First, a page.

Sometimes Laughing is a Serious Matter

· October 22, 2015

Stop and think a minute about how many times a day something or someone causes you to smile. Now think how long it’s been since you’ve really laughed from the depths of your being; a laugh that you just couldn’t contain.

 Children laugh an average of 400 times a day. An adult laughs 15 to 20 times a day.

When did we stop laughing? What happened that made us lose our ability to laugh?

“To irritate authoritative figures, children devote a considerable amount of energy to “clowning around”. They do not want to appreciate the seriousness of our huge concerns, while we forget that if we became a little more like children, maybe our concerns wouldn’t be so huge.”

-Conrad Hyers-

Most of the time maturity is associated with seriousness. Laughter is considered a key feature of childhood, which causes us to unconsciously stigmatize laughter as a childish behavior, and create mental patterns that lead us to dismiss it.


 

shutterstock_17837902-420x281

In this way, we fall into equating adulthood with seriousness and we lose our sense of humor, laughter, and our ability to be surprised.

The fear of not being serious or unprofessional makes us hide our laughter. This couldn’t be any further from the truth; it’s one thing to take everything as a joke and another thing to have a sense of humor.

Paradoxically, laughter is the language of the intelligent. At the end of the day, humor is inherently transgressive. With humor, we can break the preset mold set by a dogmatic society. It gives us another perspective, or way of seeing things. And when we have different points of view, we can appreciate all the small things.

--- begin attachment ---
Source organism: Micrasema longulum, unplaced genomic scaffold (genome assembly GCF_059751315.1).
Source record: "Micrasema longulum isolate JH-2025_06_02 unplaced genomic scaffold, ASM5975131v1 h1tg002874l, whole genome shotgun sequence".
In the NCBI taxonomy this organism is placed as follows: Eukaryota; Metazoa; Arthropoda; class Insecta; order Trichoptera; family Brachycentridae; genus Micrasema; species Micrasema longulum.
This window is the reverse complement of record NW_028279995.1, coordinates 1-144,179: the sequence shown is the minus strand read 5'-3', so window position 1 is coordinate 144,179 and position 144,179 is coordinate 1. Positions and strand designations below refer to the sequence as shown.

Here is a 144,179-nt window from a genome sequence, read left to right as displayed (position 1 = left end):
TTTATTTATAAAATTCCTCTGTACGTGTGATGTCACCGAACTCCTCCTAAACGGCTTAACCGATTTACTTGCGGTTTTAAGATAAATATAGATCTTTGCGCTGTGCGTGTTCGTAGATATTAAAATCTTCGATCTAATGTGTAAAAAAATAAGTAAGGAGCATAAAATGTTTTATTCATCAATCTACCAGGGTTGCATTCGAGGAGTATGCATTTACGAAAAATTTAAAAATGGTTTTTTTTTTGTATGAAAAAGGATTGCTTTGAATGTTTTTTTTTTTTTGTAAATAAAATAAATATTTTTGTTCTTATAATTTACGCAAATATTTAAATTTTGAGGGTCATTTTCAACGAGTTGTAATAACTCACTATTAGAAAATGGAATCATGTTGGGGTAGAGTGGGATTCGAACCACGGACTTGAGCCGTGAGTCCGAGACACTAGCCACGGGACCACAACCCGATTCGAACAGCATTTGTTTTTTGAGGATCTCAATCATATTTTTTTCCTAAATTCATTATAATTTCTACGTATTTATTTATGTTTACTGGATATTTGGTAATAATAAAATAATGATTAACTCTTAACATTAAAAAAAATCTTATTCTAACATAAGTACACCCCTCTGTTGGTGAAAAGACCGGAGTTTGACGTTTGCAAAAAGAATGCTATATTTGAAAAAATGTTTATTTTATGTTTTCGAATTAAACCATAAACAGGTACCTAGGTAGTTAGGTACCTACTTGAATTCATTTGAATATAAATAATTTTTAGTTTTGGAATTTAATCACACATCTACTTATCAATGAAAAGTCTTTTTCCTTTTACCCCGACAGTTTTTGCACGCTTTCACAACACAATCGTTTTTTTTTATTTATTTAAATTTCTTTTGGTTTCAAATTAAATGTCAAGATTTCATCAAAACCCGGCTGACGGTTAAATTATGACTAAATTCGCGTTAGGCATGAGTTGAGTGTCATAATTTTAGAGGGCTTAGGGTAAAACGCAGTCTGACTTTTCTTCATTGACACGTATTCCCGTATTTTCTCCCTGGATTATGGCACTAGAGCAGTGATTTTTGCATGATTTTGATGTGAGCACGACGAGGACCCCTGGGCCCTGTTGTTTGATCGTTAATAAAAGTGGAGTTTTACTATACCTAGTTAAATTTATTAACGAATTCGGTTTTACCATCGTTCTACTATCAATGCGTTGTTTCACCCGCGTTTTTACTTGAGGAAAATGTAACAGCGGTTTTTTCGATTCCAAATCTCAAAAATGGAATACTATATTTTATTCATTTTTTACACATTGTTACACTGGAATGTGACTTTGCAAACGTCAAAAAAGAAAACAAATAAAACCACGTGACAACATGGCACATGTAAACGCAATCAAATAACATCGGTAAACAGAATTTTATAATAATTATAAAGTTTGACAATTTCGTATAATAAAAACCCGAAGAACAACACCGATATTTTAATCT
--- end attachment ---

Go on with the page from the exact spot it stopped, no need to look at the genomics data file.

Laughing can help you learn to see yourself from a distance, and not take yourself so seriously. Laughter downplays the situation, allowing us to learn to see things from another point of view.

Imagine a picture: If we get too close to it, we cannot enjoy all of it as a whole. We see only one part. The same thing happens with problems. With laughter we can see “the big picture” from all perspectives.

Rescue your sense of humor! Be real! A genuine sense of humor is your best bet to manage your emotions. Laugh at the long faces, and the snooty people. Laugh at your stupidity, your insecurities; laugh at your jealousy. Enough sad faces. Enough drama, hardship and pity.

Laugh at your clumsiness, your mistakes. Laughter liberates and takes the weight off. It makes you fly. Have a laugh that is infectious; you’ll release stress and negativity. Smile left and right. And even more at the people who look at you with a serious face. See if it rubs off on them.

 

shutterstock_85507879-420x315

 

Go find someone intelligent with whom you can laugh like a fool. The best relationships are built with a sense of humor. Laughter gives us a sense of immediacy and closeness with the other person, and there is nothing more fun than laughing with a friend about something only you two understand, even at the risk of looking stupid to others.

Value those who make you laugh. And it’s even better if you’re laughing hysterically because it is doing more for you than any tranquilizer or antidepressant could.

To get through this life, we all need a sense of humor. Remember that sometimes laughing is the most serious thing.